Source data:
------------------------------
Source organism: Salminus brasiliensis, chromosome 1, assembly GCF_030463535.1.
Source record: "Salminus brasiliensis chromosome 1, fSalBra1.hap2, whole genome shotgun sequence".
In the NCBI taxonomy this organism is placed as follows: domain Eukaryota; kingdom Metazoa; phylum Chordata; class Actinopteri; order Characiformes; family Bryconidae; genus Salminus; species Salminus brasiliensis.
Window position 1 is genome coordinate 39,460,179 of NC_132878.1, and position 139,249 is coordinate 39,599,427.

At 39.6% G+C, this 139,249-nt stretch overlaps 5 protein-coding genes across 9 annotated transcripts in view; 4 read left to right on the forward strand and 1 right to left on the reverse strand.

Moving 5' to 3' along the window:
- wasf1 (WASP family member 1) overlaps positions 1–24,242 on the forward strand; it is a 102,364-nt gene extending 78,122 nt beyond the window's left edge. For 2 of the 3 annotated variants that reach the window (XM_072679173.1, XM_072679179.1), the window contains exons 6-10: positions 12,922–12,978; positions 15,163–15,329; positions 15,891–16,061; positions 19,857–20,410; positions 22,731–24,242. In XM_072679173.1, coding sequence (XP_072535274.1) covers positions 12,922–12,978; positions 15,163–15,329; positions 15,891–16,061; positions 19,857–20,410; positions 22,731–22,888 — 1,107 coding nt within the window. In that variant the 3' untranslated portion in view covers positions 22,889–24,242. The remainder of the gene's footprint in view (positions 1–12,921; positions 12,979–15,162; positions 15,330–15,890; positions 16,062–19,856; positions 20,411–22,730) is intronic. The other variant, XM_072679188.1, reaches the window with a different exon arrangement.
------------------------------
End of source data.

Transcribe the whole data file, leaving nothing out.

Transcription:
Source organism: Salminus brasiliensis, chromosome 1, assembly GCF_030463535.1.
Source record: "Salminus brasiliensis chromosome 1, fSalBra1.hap2, whole genome shotgun sequence".
In the NCBI taxonomy this organism is placed as follows: domain Eukaryota; kingdom Metazoa; phylum Chordata; class Actinopteri; order Characiformes; family Bryconidae; genus Salminus; species Salminus brasiliensis.
Window position 1 is genome coordinate 39,460,179 of NC_132878.1, and position 139,249 is coordinate 39,599,427.

At 39.6% G+C, this 139,249-nt stretch overlaps 5 protein-coding genes across 9 annotated transcripts in view; 4 read left to right on the forward strand and 1 right to left on the reverse strand.

Moving 5' to 3' along the window:
- wasf1 (WASP family member 1) overlaps positions 1–24,242 on the forward strand; it is a 102,364-nt gene extending 78,122 nt beyond the window's left edge. For 2 of the 3 annotated variants that reach the window (XM_072679173.1, XM_072679179.1), the window contains exons 6-10: positions 12,922–12,978; positions 15,163–15,329; positions 15,891–16,061; positions 19,857–20,410; positions 22,731–24,242. In XM_072679173.1, coding sequence (XP_072535274.1) covers positions 12,922–12,978; positions 15,163–15,329; positions 15,891–16,061; positions 19,857–20,410; positions 22,731–22,888 — 1,107 coding nt within the window. In that variant the 3' untranslated portion in view covers positions 22,889–24,242. The remainder of the gene's footprint in view (positions 1–12,921; positions 12,979–15,162; positions 15,330–15,890; positions 16,062–19,856; positions 20,411–22,730) is intronic. The other variant, XM_072679188.1, reaches the window with a different exon arrangement.